Let the (Out) Games Begin

With 2,500 fewer participants than organizers had originally hoped for, the second annual Outgames forges ahead in Copenhagen despite the world economic crisis -- one sporting event at a time.

BY Ross Forman

July 23 2009 12:00 AM ET

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Developed in 2006 as an alternative to the tradition-rich, sports-driven quadrennial Gay Games, Outgames is, in actuality, a three-part event, combining a wide-ranging human rights conference with a diverse cultural program and a sporting competition that hits about 30 events, ranging from basketball and volleyball to squash and bowling.

With the motto "Freedom to love, love of freedom," Outgames participants come from all over the world. About 10% of all Outgames registrants are from the United States, with the most American registrants coming from Washington, New York, and California. Denmark, naturally, has the most participants, followed by Germany.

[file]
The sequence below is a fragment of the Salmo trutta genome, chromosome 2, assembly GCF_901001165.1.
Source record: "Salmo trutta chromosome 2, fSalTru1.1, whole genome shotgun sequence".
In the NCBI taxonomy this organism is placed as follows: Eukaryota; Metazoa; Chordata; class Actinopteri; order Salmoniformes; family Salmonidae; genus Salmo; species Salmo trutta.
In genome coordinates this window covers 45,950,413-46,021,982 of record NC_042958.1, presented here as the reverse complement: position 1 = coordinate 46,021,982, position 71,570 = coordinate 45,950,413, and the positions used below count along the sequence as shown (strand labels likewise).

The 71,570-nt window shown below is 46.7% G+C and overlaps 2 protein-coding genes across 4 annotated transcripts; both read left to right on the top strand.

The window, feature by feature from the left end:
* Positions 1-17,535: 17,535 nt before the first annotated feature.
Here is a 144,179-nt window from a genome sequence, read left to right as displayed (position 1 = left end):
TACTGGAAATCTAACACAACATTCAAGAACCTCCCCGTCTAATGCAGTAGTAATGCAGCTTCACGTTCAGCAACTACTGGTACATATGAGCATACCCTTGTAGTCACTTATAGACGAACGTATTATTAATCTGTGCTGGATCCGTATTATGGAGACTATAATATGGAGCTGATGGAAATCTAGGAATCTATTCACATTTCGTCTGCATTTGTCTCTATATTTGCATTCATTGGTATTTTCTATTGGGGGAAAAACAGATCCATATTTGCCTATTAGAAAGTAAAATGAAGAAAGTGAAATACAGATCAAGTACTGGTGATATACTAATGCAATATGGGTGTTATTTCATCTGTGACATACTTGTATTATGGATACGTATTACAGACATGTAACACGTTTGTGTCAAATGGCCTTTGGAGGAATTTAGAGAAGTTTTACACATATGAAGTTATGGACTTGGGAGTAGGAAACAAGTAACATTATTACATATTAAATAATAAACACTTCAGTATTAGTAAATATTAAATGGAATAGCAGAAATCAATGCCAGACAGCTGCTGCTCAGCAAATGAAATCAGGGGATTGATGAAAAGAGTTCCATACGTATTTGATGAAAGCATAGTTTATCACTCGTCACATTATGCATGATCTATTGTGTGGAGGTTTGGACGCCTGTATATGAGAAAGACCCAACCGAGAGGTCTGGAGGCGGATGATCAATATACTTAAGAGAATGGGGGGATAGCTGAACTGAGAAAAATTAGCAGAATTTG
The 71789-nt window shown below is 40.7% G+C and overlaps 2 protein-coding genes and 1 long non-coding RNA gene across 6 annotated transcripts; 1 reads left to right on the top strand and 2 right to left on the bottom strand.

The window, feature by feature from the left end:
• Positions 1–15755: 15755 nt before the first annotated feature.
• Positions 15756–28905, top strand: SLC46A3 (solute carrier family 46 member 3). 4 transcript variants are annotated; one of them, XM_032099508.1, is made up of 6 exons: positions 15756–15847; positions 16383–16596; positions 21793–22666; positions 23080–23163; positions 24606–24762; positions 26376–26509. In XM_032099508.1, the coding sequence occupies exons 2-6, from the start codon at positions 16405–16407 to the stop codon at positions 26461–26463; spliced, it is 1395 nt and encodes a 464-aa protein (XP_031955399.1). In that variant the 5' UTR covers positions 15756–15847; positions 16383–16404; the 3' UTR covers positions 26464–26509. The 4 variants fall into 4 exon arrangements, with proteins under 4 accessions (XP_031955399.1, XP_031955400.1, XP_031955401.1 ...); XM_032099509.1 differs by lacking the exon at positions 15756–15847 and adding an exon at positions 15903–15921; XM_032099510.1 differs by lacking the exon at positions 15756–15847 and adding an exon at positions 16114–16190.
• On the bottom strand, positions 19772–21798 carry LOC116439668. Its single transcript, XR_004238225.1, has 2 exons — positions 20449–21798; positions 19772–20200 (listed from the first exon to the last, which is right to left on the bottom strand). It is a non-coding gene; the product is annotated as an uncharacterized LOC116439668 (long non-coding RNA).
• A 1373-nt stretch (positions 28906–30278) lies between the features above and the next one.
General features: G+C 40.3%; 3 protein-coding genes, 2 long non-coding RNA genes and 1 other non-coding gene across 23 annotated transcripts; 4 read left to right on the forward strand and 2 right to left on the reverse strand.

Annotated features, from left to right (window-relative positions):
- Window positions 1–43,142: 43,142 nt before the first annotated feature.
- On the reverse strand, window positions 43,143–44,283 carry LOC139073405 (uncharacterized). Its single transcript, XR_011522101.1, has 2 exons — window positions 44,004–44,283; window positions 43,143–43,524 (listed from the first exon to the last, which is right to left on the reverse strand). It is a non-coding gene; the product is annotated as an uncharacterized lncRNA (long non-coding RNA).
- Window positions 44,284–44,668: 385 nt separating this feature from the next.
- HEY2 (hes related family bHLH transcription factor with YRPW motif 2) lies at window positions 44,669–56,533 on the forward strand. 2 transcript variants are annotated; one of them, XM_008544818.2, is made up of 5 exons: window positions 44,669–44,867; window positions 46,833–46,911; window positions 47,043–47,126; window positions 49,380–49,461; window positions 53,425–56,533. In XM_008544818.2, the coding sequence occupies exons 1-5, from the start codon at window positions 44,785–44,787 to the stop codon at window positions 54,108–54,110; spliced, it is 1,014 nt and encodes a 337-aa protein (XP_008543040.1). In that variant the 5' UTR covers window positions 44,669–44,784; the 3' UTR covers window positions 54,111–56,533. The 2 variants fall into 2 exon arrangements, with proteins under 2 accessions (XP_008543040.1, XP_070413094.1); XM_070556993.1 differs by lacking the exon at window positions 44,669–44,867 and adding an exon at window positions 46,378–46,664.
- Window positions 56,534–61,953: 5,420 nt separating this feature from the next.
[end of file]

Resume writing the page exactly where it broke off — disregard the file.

"We are especially proud of having participants from several of the countries in the Middle East, [which are] not the easiest place on earth to be gay," said Ole Udsholt, the project manager of campaigns for the 2009 World Outgames.

Swimming, running, and volleyball have the most registrants, and about two thirds of the registrants are male.

"The Outgames actually is a very holistic event," Elbaek said. "The human rights conference speaks to your mind; the cultural and artistic program speaks to your heart; and the sports speak to your body. It really is a three-dimensional event, and we could not have done the World Outgames without any one of the three elements. It's a very interesting mix of mind, body, and heart. The Outgames will be an emotional roller coaster of being an LGBT person."

Take a peek at what's in store for this year's Outgames.

Conference

The three-day conference (July 27-29), with about 1,000 worldwide delegates, will be held at the new Danish Broadcasting Corporation's Concert Centre and the new IT University. There will be workshop sessions and speakers from more than 70 countries, spanning the 10 conference themes: Human Rights and Politics; Out for Business; Culture and Media; Health; Education; Family and Relationships; and more. Keynote speakers range from former NBA player John Amaechi to activist Cleve Jones of Milk fame; South Korean actor/comedian Suk Hong to Georgina Beyer of New Zealand, the first transsexual to be elected mayor and a member of parliament.

Tags: Sports

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